From this moment on kindly refer to my family as "indigenous." Or, if you prefer, "First Peoples." With the discovery of what could be my long-lost European relative - Kennewick Man - it's time to respect my elders.
Kennewick Man, found in 1996 on the banks
of the Columbia River near the town of the same name in Washington
state, is alleged to have "European features' and is 9,300 years
old, thus pre-dating the initial arrival of Native Americans to the
area. In fact, only one set of bones in the United States is older:
Sen. Strom Thurmond's.
anthropologist Jim Chatters briefly examined Kennewick Man, he
announced to the world that our ancient guy resembled Star Trek,
the Next Generation's actor Patrick Stewart.
what other clues led Chatters to his controversial determination
that this bag of bones was non-Indian? Perhaps it was the Timex
watch, the plastic Big Gulp cup from 7-Eleven, or the Denver
Broncos warm-up jacket. Judging by the rampant development in the
American West, probably early Europeans were real estate developers
- -Century 21 Men."
Chatters' speculation has
triggered an avalanche of criticism, some from other scientists,
but mostly from a confederation of Northwest tribes who do not want
to lose their sovereignty or change the tried and true story that
Native Americans arrived first and then we came and screwed up
everything. The confederation wants Kennewick Man returned to them
so that he and any further scientific specimens can be buried in an
undisclosed location, thus preventing any holes being opened into
their belief systems.
Tribes cite the 1990
federal Native American Graves Protection and Repatriation Act that
requires skeletons found in Native American areas to be turned over
to the tribes. But the skeleton must be a proven descendant, and
back then no one kept detailed records.
pleading his case before the House Resources Committee, Armand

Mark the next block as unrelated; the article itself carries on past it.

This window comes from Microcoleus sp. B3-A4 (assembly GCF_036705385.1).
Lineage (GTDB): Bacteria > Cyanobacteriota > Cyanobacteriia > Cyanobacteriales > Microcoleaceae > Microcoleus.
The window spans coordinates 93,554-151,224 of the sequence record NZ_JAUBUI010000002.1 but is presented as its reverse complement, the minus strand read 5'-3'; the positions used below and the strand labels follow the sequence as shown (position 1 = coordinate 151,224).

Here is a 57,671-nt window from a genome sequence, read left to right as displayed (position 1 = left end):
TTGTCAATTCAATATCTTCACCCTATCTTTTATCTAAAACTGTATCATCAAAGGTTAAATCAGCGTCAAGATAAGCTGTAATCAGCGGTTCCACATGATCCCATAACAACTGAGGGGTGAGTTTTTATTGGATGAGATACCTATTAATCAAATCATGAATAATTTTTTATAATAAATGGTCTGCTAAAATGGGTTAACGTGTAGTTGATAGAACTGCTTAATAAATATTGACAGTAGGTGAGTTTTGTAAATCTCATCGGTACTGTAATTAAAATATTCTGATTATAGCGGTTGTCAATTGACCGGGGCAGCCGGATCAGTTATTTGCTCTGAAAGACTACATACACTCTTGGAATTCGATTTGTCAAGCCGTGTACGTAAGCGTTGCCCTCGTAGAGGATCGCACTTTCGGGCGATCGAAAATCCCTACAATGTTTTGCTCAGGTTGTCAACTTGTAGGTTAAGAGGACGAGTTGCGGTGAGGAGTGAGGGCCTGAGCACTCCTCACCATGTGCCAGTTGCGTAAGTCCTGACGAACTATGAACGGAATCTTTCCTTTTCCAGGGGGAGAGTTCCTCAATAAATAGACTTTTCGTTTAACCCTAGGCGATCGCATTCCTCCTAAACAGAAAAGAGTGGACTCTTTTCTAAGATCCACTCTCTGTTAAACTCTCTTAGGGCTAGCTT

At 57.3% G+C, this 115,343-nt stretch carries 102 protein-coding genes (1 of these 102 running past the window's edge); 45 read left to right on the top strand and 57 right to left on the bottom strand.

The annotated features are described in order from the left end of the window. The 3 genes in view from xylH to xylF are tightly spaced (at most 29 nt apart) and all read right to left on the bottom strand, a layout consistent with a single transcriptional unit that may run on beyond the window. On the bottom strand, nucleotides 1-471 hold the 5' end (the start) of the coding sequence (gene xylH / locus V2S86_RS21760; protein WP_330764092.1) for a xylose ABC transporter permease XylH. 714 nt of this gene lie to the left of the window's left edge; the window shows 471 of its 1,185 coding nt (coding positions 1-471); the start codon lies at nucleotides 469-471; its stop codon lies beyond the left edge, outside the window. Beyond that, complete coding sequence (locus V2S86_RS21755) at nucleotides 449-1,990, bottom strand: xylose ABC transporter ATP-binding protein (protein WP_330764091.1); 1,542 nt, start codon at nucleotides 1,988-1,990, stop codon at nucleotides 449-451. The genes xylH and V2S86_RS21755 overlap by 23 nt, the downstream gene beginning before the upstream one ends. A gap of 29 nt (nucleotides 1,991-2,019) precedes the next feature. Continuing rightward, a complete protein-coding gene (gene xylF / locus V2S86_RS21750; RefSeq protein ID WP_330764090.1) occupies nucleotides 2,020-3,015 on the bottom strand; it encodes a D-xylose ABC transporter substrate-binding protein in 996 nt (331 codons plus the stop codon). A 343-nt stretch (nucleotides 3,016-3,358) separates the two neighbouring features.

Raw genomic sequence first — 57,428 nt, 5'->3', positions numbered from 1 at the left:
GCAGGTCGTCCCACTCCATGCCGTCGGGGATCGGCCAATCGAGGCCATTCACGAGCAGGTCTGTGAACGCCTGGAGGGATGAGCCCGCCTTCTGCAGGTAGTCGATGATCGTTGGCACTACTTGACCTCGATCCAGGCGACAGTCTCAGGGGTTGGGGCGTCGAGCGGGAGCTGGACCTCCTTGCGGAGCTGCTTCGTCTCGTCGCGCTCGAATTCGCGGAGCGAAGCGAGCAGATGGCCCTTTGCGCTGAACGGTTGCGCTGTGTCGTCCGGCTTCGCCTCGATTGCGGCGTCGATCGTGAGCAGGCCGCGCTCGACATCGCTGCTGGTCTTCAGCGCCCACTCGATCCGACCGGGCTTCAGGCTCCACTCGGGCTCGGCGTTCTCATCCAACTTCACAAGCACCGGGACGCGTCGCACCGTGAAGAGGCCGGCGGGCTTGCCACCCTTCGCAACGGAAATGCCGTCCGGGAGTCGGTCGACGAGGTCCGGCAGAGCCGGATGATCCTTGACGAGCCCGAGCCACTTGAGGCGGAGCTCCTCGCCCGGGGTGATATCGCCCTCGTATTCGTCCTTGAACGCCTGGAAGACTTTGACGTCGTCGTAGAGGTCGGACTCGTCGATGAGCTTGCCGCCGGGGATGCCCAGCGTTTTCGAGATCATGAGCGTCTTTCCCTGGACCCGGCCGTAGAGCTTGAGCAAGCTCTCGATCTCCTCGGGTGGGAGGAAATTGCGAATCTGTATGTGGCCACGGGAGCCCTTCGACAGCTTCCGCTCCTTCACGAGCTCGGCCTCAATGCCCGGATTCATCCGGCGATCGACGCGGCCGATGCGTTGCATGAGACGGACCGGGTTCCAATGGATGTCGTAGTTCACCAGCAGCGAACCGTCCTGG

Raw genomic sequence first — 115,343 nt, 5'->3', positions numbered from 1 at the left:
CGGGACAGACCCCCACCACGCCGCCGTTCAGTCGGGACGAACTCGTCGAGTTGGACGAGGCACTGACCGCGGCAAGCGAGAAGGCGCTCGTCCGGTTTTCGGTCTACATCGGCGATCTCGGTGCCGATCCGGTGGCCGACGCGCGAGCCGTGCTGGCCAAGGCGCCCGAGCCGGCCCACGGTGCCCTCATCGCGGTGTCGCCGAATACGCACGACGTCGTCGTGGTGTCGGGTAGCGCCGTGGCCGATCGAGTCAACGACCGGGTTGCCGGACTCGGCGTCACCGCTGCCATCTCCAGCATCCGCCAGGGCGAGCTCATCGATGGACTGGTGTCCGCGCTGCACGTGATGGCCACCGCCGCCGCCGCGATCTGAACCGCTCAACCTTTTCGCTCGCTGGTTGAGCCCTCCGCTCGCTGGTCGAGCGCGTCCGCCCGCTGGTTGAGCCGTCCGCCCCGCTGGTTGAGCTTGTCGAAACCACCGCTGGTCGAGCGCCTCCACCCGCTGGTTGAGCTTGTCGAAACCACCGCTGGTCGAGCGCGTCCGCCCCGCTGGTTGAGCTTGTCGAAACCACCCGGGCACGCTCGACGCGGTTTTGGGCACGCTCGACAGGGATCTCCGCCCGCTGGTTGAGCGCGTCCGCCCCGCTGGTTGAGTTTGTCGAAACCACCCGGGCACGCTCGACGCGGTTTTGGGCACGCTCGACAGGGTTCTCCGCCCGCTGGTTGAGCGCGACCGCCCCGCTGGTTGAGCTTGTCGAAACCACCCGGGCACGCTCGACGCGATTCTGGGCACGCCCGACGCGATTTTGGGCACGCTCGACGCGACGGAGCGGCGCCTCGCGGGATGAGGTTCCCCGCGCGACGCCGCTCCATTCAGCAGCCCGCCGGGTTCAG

Minthorn, leader of Oregon's Umatilla Tribe, said to the Seattle
Times, "We are not worried that study of the remains will change
history, or cause us to lose our standing in history. We already
know what happened 10,000 years ago. We know we have always been
Chatters countered, "We're seeing a real
extremism developing here. The tribes basically are saying that
they are in control of all human history in North America. They
have always been here, and there are to be no more questions
Chatters reminds one of a modern-day
version of Italian astronomer Galileo, and the tribes are in the
unfamiliar position of representing the status quo, the Church.
Only 368 years ago, Galileo was forced by Rome to deny the truth -
that the earth and all the planets revolve around the sun. In the
1600s, his heretical views were too risky to an entire religious
belief system. If Chatters' assumption is correct, Native Americans
may have to rewrite their own history, and the odds of that
happening is the same as Kennewick Man suddenly rising from his
Tupperware coffin to perform an Irish jig.
prevent any of the above from happening, I've come to the rescue
with some revisionist history: A handful of restless Europeans
arrived in the Northwest 9,300 years ago, but soon left because
someone thought he had left a fire burning back home. All except
Kennewick Man, who was a nature writer and not well regarded. He
was lying on his back, watching cloud formations and composing a
long-winded essay about the Missoula Floods when the rest of the
clan ditched him. A saber-tooth tiger came along, thought, "Umm,
nature writer," and the rest is ancient
Or, we can just call it a tie. We all
arrived about the same time, give or take a thousand years, and
most of us hate icy roads.
At the end of October,
Kennewick Man was moved under tight security to the Burke Museum at
the University of Washington in Seattle, where he will rest while
the legal battle continues. Before the move, an exhaustive
inventory of the skeleton was performed by team of researchers.
Chatters was not invited to take part - maybe it was the Patrick
While we await the archaeological
verdict, I'm going to work on recovering my new indigenousness. I
want a large tract of land. I want a society that doesn't worship
minivans. I want to play basketball with Sherman Alexie. I want the
rest of you to copy my rituals, commercialize my culture and
romanticize my every twitch. Now, about those casino profits?
Stephen Lyons lives in
Washington state. His most recent essay for High Country News
featured an interview with "God" regarding Idaho Rep. Helen